From the novel In Memory of Memory, which will be published this month by New Directions. Translated from the Russian.
Let’s suppose for a moment that we are dealing with a love story. Let’s suppose it has a main character. This character has been thinking of writing a book about her family since the age of ten. And not just about her mother and father, but about her grandparents and great-grandparents, whom she hardly knew. She promises herself she will write this book, but keeps putting it off, because in order to write such a book she needs to grow up, and to know more.
The years pass and she doesn’t grow up. She knows hardly anything, and she’s even forgotten what she knew to begin with. Sometimes she startles herself with her unrelenting desire to say something, anything, about these barely seen people who withdrew to the shadowy side of history and settled there. She feels as if it is her duty to write about them. But why is it a duty? And to whom does she owe this duty, when it was their choice to stay in the shadows?
She thinks of herself as a product of the family, an imperfect output—but actually she is the one in charge. Her family is dependent on her charity as the storyteller. How she tells the story is how it will be. They are her hostages. She feels frightened: she doesn’t know what to take from the sack of stories and names, or whether she can trust herself, her desire to reveal some things and hide others.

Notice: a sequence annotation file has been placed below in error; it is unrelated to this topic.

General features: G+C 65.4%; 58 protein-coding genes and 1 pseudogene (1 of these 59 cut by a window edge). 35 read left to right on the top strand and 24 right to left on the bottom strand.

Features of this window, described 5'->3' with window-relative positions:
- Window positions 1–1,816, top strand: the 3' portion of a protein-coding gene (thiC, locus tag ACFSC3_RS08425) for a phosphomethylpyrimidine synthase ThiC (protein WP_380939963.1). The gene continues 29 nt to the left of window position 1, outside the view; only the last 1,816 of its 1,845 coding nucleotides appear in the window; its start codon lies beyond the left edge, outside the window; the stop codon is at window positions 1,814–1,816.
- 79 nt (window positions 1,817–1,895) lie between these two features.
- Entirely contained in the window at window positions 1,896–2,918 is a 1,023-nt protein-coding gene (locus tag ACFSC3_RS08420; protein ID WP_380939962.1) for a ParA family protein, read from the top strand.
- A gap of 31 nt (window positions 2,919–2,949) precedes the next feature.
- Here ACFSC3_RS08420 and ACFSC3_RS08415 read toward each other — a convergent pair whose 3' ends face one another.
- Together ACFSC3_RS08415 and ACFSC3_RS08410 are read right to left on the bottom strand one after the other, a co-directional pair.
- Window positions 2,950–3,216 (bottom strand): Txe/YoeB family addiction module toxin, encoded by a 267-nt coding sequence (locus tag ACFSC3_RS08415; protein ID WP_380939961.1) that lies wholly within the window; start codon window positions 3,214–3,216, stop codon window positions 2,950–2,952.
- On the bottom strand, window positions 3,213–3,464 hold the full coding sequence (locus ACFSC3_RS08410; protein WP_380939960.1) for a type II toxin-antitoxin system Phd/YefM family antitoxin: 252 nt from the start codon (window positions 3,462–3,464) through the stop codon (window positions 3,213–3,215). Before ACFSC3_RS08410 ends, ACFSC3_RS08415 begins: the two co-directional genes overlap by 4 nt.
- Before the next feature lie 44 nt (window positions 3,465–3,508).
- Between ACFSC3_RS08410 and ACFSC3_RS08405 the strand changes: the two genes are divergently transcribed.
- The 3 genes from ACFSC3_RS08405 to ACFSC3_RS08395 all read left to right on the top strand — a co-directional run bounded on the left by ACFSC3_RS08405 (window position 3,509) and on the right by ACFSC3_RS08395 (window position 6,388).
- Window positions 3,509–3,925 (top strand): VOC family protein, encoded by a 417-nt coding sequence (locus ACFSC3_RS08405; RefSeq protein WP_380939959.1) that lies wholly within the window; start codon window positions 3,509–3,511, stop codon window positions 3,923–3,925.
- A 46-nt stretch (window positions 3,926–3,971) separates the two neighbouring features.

She is deceiving herself, pretending her obsession is a duty to her family, her mother’s hopes, her grandmother’s letters. This is all about her and not about them. Others might call this an infatuation, but she can’t see herself through other peoples’ eyes.
The character does as she wishes, but she comforts herself by thinking that she has no other choice. If she’s asked how she came to the idea of writing a book, she immediately tells one of her family’s stories. If she’s asked what it’s all for, she tells another one.
She can’t seem to, or doesn’t want to, speak in the first person. Although when she refers to herself in the third person it horrifies her.
This character is playing a double role: trying to behave just as her people have always behaved, and trying to disappear into the shadows. But the author can’t disappear into the shadows—she can’t get away from the fact that this book is about her.
There’s an old joke about two Jews. One says to the other, “You say you’re going to Kovno, and that means you want me to think you’re going to Lemburg. But I happen to know that you really are going to Kovno. So—why are you trying to trick me?”